Teen depression is on the rise, and a parent’s best strategy to help a child is to promote the development of key skills.
Believe that change is possible
One of the most important aspects of healing and recovering, whether from depression, anxiety, or a broken heart, is the belief that change is possible. Researchers call this “positive expectancy,” and when we look at the success of therapy, it figures prominently.
In order to do the hard work of changing or healing, we have to believe that change is actually an option.
Our brains are malleable and changeable, what you believe about yourself and how you view the world are significant factors in both the development and recovery from anxiety, depression, stress, chaotic relationships, and many other issues.
Depression and anxiety in teenagers are very real and very destructive when left alone, but a treatment that focuses on building resources and skills is very successful.
Love her and listen to her
Love is a powerful resource. Can she feel that you genuinely care about her? Do your words and attitudes convey that message consistently? Listening is an effective method of expressing love. Sometimes as parents, we hope to solve every problem by talking, but we may forget to listen. Encourage your teen to share her thoughts and feelings, and just listen. As you listen, pay attention to her concerns and also her outlook. Here are a few possible mindsets that might trap a teen:
Perfectionism: “Everything must – and can- be done perfectly.” This type of all-or-nothing thinking inevitably leads to feelings of failure.
Catastrophic thinking: “If one thing goes wrong, everything will fall apart and I won’t be successful in life.”
The One Path Myth: “There is only one path to a successful life. I have to find it and stay on it no matter what”
Validate her. Perhaps saying something like, “It sounds as if your concerned that… “
Then let her know that it’s normal to feel worried and anxious. We want to prevent kids and teens from feeling guilty or ashamed when they are struggling. Mental health issues like these are common and treatable.
Let her feel her feelings, but then support taking action and courageously moving into the uncertainty. Remind her that there’s more than one right way to do things. There is more than one way to be successful. Express confidence in her ability to problem solve along the way. Giving advice about how you would handle things might not be as valuable as backing off and letting her know that you are there to support her as she makes her choices.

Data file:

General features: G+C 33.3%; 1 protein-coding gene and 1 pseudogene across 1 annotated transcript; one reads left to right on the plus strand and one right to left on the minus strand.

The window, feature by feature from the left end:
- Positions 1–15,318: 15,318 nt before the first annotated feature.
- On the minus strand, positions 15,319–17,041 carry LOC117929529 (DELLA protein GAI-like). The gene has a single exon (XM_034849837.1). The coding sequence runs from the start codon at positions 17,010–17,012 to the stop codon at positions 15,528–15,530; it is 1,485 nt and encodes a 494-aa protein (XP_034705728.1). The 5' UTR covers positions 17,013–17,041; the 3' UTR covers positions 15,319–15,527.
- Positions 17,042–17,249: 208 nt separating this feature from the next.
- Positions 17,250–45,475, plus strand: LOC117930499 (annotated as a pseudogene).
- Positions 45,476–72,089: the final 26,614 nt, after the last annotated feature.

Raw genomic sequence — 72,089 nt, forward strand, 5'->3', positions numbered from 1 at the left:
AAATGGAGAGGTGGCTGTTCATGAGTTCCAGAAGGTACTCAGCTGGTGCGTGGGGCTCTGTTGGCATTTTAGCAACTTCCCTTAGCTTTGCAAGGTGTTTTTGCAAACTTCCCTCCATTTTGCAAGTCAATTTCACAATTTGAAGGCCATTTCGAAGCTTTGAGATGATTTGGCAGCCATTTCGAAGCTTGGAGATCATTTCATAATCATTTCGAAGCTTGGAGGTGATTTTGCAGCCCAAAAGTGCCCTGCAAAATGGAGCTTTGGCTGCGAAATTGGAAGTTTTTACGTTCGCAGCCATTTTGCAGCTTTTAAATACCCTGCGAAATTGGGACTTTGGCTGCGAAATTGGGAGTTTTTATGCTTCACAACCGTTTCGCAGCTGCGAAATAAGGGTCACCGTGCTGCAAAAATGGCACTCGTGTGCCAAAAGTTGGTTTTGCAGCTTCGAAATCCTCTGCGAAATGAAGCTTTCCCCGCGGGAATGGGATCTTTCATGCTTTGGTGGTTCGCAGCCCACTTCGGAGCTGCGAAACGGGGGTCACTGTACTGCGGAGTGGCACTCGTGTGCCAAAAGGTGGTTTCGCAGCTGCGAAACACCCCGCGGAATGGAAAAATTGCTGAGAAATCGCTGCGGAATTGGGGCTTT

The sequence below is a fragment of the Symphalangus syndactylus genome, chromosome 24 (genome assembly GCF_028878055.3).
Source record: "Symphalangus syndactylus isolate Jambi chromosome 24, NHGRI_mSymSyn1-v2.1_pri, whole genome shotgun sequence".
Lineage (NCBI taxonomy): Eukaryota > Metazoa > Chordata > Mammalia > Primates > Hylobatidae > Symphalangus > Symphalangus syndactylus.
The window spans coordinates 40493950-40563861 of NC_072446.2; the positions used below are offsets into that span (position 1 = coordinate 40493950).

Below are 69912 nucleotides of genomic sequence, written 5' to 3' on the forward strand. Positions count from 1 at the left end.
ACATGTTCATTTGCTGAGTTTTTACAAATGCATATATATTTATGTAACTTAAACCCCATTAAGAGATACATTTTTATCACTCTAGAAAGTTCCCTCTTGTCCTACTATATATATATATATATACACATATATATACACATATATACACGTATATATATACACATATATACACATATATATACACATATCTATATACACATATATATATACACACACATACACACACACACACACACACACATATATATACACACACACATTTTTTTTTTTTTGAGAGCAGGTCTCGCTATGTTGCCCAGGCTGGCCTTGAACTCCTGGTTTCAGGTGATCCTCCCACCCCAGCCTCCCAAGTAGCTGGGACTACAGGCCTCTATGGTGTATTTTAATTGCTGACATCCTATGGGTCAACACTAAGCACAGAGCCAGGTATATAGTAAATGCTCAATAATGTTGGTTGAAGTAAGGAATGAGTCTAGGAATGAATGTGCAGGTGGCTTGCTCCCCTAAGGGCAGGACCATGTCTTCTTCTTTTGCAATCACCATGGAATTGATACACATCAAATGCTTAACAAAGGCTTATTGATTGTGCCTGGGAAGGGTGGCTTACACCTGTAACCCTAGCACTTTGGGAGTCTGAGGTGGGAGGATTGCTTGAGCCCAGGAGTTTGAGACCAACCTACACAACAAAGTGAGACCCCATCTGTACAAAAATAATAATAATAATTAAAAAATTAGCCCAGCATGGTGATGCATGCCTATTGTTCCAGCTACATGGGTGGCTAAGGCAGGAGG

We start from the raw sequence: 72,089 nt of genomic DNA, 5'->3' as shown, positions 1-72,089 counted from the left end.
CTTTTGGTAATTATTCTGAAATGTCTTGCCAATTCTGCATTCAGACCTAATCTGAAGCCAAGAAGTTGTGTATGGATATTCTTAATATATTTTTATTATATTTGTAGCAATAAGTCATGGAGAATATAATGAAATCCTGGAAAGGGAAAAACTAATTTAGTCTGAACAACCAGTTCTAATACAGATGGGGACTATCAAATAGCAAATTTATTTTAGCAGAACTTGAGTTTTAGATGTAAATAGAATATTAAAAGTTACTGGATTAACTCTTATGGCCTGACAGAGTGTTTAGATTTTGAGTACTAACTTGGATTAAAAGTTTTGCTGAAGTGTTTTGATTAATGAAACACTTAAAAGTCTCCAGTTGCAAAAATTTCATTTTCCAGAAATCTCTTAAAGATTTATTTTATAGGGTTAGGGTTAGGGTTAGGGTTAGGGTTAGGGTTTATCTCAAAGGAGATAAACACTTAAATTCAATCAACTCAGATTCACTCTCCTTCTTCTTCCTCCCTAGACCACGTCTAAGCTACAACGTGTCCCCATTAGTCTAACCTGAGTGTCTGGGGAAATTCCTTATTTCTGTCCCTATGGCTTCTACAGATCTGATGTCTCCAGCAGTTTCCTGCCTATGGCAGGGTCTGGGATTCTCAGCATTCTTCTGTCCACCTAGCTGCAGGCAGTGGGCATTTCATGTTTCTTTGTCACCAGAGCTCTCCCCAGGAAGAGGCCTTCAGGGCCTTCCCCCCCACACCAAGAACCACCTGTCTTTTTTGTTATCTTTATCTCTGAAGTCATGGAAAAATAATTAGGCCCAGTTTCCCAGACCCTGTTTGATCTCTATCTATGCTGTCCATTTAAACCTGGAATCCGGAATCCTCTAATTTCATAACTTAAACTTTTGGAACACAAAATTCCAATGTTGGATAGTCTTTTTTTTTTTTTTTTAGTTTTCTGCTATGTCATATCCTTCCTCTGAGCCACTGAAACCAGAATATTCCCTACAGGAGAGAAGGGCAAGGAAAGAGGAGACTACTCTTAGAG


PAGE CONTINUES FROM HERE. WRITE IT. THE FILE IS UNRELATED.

Remember also that your thinking will greatly influence her thinking. How happy and calm you are affects how happy and successful your kids are. That might mean working on managing your own stress levels and modeling good coping skills. Staying calm helps you be a safe anchor that she can rely on.
Eat dinner together
A daily mealtime connection is like wearing a seat belt while traveling the potholed road of adolescence.
Parents need opportunities to talk with their teens, and mealtime is a perfect time to do that. In a survey, American teens said that dinnertime was when they were most likely to talk with their parents.
Studies show that kids who eat dinner with their parents have a better relationship with them.
Having a good relationship with your teen increases the likelihood that she’ll turn to you in time of need and listen to whatever advice you may give.
But the advantages of family dinner don’t end there. Studies show that kids who eat dinner with their families on a regular basis are more emotionally stable and have fewer depressive symptoms. A study in Minnesota concluded that regular family dinners were associated with lower rates of depression and suicidal thoughts in teens.